Wednesday, January 04, 2006

Usability Research References

Human Factors International (a well-known consulting firm) does end-of-year summaries of important usability research findings in bite-size bullet pieces. The items are useful for designers and researchers working on any UI topic, but there's a definite focus on web design (for obvious reasons). The review is titled Yeah but can you give me a reference?

The 2005 list includes:

  • What users think/ say they will do in focus groups and what they actually do in usability tests often differs. (Eysenbach and Kohler, 2002) [This is a truism often repeated, but now there's a reference you can cite!]
  • Tolerable wait time is about 2 seconds. Users will wait somewhat longer if there is feedback that something is happening. (Nah, 2004)
  • Use of whitespace between paragraphs and in the left and right margins increased comprehension by almost 20%. (Lin, 2004)
They did the same in 2004 and 2003. Interesting cites from those years include:
  • Less than half of users take advantage of breadcrumbs (even when most report having noticed them). (Lida, Hull and Pilcher, 2002)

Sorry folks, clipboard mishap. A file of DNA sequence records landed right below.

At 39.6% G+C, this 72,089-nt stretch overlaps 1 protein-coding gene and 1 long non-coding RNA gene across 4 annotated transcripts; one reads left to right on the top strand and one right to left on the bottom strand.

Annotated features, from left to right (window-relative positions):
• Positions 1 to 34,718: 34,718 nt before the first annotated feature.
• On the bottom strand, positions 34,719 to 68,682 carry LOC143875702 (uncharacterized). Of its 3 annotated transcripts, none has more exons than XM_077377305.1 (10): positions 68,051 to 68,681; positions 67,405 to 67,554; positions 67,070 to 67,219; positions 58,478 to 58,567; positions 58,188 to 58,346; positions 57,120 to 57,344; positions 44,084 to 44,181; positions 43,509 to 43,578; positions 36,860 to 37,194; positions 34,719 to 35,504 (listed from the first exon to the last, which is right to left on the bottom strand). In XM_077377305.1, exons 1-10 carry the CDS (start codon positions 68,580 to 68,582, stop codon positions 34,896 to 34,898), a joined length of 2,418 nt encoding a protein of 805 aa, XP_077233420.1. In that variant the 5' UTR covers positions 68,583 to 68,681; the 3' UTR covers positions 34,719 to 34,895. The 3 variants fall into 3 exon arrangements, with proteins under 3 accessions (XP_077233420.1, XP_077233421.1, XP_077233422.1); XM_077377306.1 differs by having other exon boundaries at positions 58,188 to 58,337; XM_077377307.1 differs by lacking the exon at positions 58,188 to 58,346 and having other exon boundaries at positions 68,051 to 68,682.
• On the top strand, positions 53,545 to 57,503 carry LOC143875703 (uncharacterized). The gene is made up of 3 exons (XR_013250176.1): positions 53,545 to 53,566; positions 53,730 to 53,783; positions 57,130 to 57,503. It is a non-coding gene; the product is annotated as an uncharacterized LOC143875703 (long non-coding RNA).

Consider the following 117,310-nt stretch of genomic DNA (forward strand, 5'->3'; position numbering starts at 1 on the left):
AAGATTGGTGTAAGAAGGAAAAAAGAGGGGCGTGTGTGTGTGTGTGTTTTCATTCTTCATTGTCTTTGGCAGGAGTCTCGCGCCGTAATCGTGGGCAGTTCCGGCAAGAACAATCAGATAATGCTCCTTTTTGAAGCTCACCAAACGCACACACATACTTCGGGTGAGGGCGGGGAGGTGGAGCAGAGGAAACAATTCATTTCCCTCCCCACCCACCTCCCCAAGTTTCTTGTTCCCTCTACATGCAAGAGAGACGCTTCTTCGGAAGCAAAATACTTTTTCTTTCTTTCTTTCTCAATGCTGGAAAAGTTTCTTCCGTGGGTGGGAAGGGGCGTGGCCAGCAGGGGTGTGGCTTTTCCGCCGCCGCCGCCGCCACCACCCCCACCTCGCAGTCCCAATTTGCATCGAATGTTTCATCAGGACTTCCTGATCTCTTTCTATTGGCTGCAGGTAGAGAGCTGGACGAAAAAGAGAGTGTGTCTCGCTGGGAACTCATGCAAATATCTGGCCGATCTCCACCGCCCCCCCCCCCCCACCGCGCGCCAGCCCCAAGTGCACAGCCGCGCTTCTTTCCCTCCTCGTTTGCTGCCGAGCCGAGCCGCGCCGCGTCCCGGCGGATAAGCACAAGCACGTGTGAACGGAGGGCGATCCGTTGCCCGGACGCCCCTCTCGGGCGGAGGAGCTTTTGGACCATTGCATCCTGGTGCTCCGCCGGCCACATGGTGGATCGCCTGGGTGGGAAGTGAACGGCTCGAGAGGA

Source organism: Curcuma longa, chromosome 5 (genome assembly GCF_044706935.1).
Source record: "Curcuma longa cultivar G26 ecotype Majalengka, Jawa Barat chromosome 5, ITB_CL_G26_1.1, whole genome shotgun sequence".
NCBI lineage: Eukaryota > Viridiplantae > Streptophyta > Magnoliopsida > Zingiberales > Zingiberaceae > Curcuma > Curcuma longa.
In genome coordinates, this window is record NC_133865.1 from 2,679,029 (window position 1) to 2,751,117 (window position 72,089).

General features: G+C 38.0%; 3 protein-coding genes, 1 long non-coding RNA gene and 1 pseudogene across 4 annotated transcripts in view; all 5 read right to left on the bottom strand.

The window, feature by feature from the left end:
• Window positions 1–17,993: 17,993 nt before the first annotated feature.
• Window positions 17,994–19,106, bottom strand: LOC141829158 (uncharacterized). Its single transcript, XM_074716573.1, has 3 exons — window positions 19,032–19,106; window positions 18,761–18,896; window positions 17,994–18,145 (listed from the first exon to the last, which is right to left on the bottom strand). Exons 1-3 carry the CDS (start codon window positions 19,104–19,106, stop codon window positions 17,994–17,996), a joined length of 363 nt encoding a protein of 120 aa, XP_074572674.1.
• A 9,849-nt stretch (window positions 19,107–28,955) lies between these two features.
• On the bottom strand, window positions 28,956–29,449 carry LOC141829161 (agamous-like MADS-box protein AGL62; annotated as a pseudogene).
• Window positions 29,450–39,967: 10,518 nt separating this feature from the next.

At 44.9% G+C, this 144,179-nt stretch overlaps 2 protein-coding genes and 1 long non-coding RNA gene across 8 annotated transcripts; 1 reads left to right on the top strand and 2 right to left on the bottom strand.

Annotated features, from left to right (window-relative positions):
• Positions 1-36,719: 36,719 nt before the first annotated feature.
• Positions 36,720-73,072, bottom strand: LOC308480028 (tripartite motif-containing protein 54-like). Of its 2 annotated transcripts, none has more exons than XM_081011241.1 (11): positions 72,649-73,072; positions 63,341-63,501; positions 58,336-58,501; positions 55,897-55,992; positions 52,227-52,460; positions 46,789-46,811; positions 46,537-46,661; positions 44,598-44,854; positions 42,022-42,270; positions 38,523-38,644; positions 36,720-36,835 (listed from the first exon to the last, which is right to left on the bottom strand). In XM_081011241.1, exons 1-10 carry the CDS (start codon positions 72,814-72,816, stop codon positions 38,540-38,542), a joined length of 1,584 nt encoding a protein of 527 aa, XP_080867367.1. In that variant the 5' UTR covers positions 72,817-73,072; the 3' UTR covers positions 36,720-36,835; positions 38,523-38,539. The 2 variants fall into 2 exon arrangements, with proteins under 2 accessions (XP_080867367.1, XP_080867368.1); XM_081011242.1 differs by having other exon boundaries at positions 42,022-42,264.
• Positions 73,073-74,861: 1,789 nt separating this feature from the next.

• Under click-stream analysis, breadcrumbs are not more efficient than other approaches to navigation. (Lida, Hull and Pilcher, 2002)
  • Color similarity has a stronger perceptual influence than common region, proximity, or grouping. (Beck and Palmer, 2002)
  • Photographs do not increase the trustworthiness of already credible sites. They do, however, improve the credibility of sites that are not generally perceived as trustworthy. (Riegelsberger , Sasse & McCarthy, 2003)
  • Heuristic review tends to uncover usability issues related to presentation (skills- and rules-based user performance). (Fu, Salvendy and Turley, 2002)
  • Usability testing tends to uncover issues related to domain-specific knowledge and interaction (knowledge-based user performance). (Fu, Salvendy and Turley, 2002)
On the final subject, another issue of the HFI newsletter features an article on Pitting Usability Testing Against Expert Evaluation. This is an excellent piece, summarizing well the things that expert evaluation can do for you and what to realistically expect from usability testing -- including where they overlap.

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